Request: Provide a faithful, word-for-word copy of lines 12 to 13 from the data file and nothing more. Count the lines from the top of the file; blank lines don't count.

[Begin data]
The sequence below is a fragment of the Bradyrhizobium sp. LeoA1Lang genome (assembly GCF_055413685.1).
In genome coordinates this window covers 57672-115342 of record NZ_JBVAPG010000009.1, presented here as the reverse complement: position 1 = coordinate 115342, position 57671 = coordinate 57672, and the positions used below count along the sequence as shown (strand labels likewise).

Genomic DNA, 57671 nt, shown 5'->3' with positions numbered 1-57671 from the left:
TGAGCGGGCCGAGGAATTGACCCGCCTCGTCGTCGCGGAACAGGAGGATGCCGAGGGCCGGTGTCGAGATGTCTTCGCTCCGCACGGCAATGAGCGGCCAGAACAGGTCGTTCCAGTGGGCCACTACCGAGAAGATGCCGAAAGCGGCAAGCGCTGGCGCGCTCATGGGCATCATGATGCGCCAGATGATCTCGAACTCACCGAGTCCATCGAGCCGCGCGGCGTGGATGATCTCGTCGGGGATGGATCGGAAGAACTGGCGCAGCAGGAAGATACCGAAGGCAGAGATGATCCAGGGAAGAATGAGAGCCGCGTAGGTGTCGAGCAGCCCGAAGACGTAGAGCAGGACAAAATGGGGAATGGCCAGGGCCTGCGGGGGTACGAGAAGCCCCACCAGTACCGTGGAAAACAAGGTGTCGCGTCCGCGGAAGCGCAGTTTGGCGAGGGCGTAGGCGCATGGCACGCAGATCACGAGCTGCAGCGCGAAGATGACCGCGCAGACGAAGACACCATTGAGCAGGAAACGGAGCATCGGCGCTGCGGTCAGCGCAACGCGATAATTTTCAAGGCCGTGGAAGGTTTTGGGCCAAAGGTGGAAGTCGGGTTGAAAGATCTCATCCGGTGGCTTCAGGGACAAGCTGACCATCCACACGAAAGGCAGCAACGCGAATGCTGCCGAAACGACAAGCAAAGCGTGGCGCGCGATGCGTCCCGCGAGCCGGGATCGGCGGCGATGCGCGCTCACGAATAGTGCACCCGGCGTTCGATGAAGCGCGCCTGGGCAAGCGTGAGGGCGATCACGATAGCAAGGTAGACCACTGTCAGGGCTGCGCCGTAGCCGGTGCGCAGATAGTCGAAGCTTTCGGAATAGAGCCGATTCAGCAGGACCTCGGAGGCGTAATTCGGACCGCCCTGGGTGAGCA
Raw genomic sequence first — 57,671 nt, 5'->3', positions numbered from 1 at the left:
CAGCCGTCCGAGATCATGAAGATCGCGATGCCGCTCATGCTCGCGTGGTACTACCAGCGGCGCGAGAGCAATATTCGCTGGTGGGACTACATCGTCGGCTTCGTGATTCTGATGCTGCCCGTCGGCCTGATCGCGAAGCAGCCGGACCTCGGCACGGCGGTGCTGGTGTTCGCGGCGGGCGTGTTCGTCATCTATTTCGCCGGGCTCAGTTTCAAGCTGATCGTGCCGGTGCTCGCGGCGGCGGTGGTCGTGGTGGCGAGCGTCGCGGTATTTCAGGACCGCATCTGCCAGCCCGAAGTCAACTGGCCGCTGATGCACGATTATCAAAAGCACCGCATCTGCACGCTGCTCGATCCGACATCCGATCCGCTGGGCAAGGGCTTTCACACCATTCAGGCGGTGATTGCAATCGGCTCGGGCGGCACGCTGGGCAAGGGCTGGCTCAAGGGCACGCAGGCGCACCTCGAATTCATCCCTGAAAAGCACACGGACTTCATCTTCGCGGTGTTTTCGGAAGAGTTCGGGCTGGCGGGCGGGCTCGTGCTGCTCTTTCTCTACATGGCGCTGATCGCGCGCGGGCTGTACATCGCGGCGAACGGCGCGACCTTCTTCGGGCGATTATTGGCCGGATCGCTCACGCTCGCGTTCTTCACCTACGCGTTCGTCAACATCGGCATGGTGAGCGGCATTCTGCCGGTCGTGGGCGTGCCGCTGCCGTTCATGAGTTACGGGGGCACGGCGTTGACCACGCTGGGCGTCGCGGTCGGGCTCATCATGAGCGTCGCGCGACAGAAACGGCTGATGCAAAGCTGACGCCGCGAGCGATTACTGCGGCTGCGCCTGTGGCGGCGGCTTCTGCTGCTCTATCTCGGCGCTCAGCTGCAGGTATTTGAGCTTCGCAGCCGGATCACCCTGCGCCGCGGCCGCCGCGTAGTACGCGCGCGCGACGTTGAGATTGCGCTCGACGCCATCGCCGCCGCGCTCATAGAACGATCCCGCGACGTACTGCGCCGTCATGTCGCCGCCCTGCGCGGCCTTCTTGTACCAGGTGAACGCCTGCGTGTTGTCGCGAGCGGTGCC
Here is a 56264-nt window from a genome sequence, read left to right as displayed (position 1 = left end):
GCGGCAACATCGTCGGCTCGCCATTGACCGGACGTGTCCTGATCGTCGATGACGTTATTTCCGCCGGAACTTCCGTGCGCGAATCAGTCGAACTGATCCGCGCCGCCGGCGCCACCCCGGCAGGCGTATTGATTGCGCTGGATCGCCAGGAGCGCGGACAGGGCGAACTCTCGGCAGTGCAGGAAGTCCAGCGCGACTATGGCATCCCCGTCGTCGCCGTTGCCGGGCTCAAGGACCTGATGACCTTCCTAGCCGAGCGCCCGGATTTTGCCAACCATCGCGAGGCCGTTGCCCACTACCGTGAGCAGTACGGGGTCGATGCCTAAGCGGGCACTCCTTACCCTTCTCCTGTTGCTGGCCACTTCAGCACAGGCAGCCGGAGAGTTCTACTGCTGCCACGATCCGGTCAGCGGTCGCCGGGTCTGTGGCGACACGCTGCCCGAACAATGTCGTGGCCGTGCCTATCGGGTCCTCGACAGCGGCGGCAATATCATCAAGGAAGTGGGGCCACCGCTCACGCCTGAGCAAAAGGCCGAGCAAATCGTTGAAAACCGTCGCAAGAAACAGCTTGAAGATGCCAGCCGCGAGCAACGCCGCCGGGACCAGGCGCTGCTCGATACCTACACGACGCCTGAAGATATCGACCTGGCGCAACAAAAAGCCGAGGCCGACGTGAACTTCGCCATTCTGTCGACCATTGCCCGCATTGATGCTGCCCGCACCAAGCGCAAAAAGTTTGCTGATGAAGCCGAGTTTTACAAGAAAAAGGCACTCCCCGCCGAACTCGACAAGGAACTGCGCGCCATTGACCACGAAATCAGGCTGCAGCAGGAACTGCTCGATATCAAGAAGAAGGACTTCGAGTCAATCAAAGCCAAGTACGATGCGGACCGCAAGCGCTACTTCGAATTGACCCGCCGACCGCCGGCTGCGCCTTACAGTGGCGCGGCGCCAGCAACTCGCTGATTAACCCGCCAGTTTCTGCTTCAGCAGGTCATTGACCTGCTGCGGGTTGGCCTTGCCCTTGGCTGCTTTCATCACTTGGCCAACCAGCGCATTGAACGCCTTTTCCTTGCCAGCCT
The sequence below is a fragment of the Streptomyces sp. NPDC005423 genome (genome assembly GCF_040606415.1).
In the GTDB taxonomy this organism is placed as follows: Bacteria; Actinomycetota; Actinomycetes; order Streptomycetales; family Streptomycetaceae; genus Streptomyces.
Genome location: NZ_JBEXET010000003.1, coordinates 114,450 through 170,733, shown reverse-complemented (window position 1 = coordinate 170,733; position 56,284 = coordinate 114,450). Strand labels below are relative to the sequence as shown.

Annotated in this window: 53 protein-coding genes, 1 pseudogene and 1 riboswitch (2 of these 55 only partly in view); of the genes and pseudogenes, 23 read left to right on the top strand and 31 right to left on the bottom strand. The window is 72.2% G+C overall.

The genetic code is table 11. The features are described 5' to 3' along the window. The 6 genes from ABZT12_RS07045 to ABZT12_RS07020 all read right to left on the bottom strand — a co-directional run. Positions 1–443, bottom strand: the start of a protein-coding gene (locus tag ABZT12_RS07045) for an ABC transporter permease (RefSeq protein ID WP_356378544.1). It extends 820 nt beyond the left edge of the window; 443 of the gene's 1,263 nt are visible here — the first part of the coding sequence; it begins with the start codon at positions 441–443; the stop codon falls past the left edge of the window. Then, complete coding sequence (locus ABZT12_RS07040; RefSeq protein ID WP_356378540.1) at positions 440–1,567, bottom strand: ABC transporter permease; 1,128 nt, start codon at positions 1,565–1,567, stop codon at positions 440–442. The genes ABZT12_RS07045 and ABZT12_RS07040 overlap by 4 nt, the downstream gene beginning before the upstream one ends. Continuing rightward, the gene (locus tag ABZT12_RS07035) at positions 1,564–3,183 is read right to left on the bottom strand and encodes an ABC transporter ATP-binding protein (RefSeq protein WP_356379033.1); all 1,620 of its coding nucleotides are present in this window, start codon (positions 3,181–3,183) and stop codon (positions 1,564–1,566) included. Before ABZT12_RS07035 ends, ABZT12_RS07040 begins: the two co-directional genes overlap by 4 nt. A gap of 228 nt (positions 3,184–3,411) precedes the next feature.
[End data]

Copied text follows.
Annotated in this window: 53 protein-coding genes, 1 pseudogene and 1 riboswitch (2 of these 55 only partly in view); of the genes and pseudogenes, 23 read left to right on the top strand and 31 right to left on the bottom strand. The window is 72.2% G+C overall.

The genetic code is table 11. The features are described 5' to 3' along the window. The 6 genes from ABZT12_RS07045 to ABZT12_RS07020 all read right to left on the bottom strand — a co-directional run. Positions 1–443, bottom strand: the start of a protein-coding gene (locus tag ABZT12_RS07045) for an ABC transporter permease (RefSeq protein ID WP_356378544.1). It extends 820 nt beyond the left edge of the window; 443 of the gene's 1,263 nt are visible here — the first part of the coding sequence; it begins with the start codon at positions 441–443; the stop codon falls past the left edge of the window. Then, complete coding sequence (locus ABZT12_RS07040; RefSeq protein ID WP_356378540.1) at positions 440–1,567, bottom strand: ABC transporter permease; 1,128 nt, start codon at positions 1,565–1,567, stop codon at positions 440–442. The genes ABZT12_RS07045 and ABZT12_RS07040 overlap by 4 nt, the downstream gene beginning before the upstream one ends. Continuing rightward, the gene (locus tag ABZT12_RS07035) at positions 1,564–3,183 is read right to left on the bottom strand and encodes an ABC transporter ATP-binding protein (RefSeq protein WP_356379033.1); all 1,620 of its coding nucleotides are present in this window, start codon (positions 3,181–3,183) and stop codon (positions 1,564–1,566) included. Before ABZT12_RS07035 ends, ABZT12_RS07040 begins: the two co-directional genes overlap by 4 nt. A gap of 228 nt (positions 3,184–3,411) precedes the next feature.